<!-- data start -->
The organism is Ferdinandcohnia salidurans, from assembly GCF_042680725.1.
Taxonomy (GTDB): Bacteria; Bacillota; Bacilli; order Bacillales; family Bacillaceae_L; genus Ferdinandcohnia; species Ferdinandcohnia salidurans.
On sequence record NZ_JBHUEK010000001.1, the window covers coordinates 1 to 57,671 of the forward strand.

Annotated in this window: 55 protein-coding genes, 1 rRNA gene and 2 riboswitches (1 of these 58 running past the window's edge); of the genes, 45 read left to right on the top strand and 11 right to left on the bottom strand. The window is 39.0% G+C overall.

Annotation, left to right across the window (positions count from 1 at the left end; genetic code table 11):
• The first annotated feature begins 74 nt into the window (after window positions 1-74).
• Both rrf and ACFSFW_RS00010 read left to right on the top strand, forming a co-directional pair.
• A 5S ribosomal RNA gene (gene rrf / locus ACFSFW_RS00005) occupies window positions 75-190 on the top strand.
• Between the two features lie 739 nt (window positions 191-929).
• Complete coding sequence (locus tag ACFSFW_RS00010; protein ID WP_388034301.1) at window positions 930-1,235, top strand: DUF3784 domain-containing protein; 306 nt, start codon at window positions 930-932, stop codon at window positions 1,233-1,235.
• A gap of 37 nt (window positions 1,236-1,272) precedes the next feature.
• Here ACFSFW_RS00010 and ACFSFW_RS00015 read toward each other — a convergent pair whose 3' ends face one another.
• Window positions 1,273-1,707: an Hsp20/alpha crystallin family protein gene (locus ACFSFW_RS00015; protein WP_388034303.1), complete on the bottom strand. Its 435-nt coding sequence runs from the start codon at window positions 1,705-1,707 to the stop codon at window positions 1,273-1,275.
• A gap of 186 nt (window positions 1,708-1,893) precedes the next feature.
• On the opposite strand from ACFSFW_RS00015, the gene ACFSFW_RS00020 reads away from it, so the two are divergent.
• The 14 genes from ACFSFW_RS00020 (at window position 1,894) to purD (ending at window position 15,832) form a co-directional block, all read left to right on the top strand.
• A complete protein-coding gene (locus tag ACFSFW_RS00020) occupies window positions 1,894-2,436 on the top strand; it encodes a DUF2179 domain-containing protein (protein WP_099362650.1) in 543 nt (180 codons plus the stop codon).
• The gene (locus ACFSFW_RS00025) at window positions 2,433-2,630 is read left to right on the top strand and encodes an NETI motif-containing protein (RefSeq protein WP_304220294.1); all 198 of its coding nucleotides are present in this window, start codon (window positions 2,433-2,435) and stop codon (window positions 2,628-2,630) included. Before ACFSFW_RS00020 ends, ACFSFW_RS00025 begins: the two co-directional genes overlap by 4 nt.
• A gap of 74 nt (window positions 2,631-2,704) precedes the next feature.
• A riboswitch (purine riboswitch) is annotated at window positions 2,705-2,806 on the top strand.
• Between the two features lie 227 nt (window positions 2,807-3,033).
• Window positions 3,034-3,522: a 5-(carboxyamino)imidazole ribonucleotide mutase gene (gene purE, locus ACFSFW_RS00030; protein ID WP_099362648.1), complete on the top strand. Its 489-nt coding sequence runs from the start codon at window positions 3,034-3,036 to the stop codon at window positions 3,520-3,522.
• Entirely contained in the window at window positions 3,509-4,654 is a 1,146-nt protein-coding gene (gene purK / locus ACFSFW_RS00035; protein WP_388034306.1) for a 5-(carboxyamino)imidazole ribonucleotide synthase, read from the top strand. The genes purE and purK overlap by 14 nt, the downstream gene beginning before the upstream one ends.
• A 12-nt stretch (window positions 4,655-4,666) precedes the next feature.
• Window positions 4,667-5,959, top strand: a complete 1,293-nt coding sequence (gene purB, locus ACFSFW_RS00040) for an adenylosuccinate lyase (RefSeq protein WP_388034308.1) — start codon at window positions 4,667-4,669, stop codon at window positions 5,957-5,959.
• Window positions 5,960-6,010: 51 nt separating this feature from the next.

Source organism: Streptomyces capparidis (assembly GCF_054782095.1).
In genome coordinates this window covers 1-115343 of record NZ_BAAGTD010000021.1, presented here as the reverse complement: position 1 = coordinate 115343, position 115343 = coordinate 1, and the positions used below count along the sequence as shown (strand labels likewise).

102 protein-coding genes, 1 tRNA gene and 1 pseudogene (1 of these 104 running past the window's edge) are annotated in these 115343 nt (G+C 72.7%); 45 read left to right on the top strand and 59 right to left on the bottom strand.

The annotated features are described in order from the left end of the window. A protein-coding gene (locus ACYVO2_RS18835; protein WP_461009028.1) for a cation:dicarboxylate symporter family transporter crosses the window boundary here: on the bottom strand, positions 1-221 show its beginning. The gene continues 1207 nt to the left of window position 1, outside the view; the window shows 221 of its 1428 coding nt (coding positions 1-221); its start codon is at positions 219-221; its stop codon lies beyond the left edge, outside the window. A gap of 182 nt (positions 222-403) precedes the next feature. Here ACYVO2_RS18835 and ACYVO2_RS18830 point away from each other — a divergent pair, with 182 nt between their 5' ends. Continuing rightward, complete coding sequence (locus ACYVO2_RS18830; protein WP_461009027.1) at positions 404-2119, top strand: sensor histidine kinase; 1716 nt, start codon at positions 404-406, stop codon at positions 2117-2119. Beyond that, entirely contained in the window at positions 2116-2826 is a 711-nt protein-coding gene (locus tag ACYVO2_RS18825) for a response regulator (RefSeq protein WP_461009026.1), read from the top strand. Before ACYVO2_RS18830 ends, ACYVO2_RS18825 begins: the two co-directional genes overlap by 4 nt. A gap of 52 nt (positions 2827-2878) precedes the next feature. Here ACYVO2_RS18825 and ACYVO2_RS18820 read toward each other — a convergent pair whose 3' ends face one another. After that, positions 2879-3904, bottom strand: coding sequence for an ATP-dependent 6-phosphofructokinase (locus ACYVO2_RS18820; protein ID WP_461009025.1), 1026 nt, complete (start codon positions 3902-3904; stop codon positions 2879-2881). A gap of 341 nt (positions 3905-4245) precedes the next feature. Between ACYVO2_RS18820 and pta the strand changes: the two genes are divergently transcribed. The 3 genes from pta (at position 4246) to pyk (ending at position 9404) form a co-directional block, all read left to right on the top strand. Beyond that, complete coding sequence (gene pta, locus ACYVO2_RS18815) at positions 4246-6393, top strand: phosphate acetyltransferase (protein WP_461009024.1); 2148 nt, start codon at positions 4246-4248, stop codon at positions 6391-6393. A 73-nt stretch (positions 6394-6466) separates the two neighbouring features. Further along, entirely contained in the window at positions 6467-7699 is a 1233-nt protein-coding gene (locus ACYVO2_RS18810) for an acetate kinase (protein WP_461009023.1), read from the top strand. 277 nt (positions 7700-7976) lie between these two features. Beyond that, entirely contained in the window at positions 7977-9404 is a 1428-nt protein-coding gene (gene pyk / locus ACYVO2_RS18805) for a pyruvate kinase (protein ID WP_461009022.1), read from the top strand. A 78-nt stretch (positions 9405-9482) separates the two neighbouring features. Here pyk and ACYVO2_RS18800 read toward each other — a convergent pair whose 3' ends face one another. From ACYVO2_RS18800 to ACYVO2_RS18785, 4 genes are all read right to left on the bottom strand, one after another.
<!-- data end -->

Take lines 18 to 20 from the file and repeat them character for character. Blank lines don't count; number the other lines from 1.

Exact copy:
• The gene (locus ACFSFW_RS00025) at window positions 2,433-2,630 is read left to right on the top strand and encodes an NETI motif-containing protein (RefSeq protein WP_304220294.1); all 198 of its coding nucleotides are present in this window, start codon (window positions 2,433-2,435) and stop codon (window positions 2,628-2,630) included. Before ACFSFW_RS00020 ends, ACFSFW_RS00025 begins: the two co-directional genes overlap by 4 nt.
• A gap of 74 nt (window positions 2,631-2,704) precedes the next feature.
• A riboswitch (purine riboswitch) is annotated at window positions 2,705-2,806 on the top strand.